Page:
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Validity and intra-rater reliability of an Android phone application to measure cervical range-of-motion
journal contributionposted on 12.01.2021, 00:41 by June Quek, Sandra G Brauer, Julia Treleaven, Yong-Hao Pua, Benjamin MentiplayBenjamin Mentiplay, Ross Clark
Background: Concurrent validity and intra-rater reliability using a customized Android phone application to measure cervical-spine range-of-motion (ROM) has not been previously validated against a gold-standard three-dimensional motion analysis (3DMA) system. Findings. Twenty-one healthy individuals (age:31 ± 9.1 years, male:11) participated, with 16 re-examined for intra-rater reliability 1-7 days later. An Android phone was fixed on a helmet, which was then securely fastened on the participant's head. Cervical-spine ROM in flexion, extension, lateral flexion and rotation were performed in sitting with concurrent measurements obtained from both a 3DMA system and the phone.The phone demonstrated moderate to excellent (ICC = 0.53-0.98, Spearman ρ = 0.52-0.98) concurrent validity for ROM measurements in cervical flexion, extension, lateral-flexion and rotation. However, cervical rotation demonstrated both proportional and fixed bias. Excellent intra-rater reliability was demonstrated for cervical flexion, extension and lateral flexion (ICC = 0.82-0.90), but poor for right- and left-rotation (ICC = 0.05-0.33) using the phone. Possible reasons for the outcome are that flexion, extension and lateral-flexion measurements are detected by gravity-dependent accelerometers while rotation measurements are detected by the magnetometer which can be adversely affected by surrounding magnetic fields. Conclusion: The results of this study demonstrate that the tested Android phone application is valid and reliable to measure ROM of the cervical-spine in flexion, extension and lateral-flexion but not in rotation likely due to magnetic interference. The clinical implication of this study is that therapists should be mindful of the plane of measurement when using the Android phone to measure ROM of the cervical-spine. © 2014 Quek et al.; licensee BioMed Central Ltd.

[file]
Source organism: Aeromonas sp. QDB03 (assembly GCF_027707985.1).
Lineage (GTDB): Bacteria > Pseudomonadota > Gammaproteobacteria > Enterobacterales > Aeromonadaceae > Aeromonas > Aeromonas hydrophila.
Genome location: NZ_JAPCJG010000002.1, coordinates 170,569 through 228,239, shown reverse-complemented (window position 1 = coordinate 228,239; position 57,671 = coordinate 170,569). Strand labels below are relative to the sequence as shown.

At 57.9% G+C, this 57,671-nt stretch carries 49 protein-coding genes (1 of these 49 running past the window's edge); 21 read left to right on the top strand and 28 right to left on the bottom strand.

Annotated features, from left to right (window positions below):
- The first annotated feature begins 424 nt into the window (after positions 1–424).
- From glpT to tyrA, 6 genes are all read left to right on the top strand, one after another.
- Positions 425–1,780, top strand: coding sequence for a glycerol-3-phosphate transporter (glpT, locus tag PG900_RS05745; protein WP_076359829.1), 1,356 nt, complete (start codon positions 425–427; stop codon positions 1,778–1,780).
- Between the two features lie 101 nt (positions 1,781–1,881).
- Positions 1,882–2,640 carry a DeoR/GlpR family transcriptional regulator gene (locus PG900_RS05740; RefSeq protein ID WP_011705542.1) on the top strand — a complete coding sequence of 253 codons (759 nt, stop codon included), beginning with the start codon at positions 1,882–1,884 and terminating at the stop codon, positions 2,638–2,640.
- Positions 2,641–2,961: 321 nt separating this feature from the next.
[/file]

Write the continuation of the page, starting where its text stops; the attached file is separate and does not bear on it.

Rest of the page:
JQ received a PhD scholarship funded by Singapore General Hospital.
JournalJournal of NeuroEngineering and Rehabilitation
Article NumberARTN 65
Rights StatementThe Author reserves all moral rights over the deposited text and must be credited if any re-use occurs. Documents deposited in OPAL are the Open Access versions of outputs published elsewhere. Changes resulting from the publishing process may therefore not be reflected in this document. The final published version may be obtained via the publisher’s DOI. Please note that additional copyright and access restrictions may apply to the published version.
Science & TechnologyTechnologyLife Sciences & BiomedicineEngineering, BiomedicalNeurosciencesRehabilitationEngineeringNeurosciences & NeurologySpineWhiplashInertial monitoring unitPhoneCervical range of motionAGREEMENTNeckCervical VertebraeHumansRange of Motion, ArticularReproducibility of ResultsCellular PhoneAdultFemaleMaleMobile ApplicationsCell Phone